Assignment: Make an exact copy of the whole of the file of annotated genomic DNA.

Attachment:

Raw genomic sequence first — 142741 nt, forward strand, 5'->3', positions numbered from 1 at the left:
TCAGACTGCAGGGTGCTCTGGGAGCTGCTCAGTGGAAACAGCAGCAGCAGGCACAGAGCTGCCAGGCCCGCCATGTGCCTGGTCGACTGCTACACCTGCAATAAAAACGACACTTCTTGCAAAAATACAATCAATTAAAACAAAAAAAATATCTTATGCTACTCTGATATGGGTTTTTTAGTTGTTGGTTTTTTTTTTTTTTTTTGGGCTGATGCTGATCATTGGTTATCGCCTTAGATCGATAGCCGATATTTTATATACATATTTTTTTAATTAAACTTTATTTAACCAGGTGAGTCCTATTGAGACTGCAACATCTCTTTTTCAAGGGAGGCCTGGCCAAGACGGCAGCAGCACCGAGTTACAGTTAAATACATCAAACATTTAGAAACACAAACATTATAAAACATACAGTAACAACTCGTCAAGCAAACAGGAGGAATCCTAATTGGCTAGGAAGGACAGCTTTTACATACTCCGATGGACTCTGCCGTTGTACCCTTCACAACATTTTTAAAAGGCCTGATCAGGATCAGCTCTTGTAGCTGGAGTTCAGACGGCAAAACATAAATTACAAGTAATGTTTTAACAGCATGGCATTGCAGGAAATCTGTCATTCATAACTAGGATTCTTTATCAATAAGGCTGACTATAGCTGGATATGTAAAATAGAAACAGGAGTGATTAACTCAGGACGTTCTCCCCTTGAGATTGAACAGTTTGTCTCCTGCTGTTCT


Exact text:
Raw genomic sequence first — 142741 nt, forward strand, 5'->3', positions numbered from 1 at the left:
TCAGACTGCAGGGTGCTCTGGGAGCTGCTCAGTGGAAACAGCAGCAGCAGGCACAGAGCTGCCAGGCCCGCCATGTGCCTGGTCGACTGCTACACCTGCAATAAAAACGACACTTCTTGCAAAAATACAATCAATTAAAACAAAAAAAATATCTTATGCTACTCTGATATGGGTTTTTTAGTTGTTGGTTTTTTTTTTTTTTTTTGGGCTGATGCTGATCATTGGTTATCGCCTTAGATCGATAGCCGATATTTTATATACATATTTTTTTAATTAAACTTTATTTAACCAGGTGAGTCCTATTGAGACTGCAACATCTCTTTTTCAAGGGAGGCCTGGCCAAGACGGCAGCAGCACCGAGTTACAGTTAAATACATCAAACATTTAGAAACACAAACATTATAAAACATACAGTAACAACTCGTCAAGCAAACAGGAGGAATCCTAATTGGCTAGGAAGGACAGCTTTTACATACTCCGATGGACTCTGCCGTTGTACCCTTCACAACATTTTTAAAAGGCCTGATCAGGATCAGCTCTTGTAGCTGGAGTTCAGACGGCAAAACATAAATTACAAGTAATGTTTTAACAGCATGGCATTGCAGGAAATCTGTCATTCATAACTAGGATTCTTTATCAATAAGGCTGACTATAGCTGGATATGTAAAATAGAAACAGGAGTGATTAACTCAGGACGTTCTCCCCTTGAGATTGAACAGTTTGTCTCCTGCTGTTCT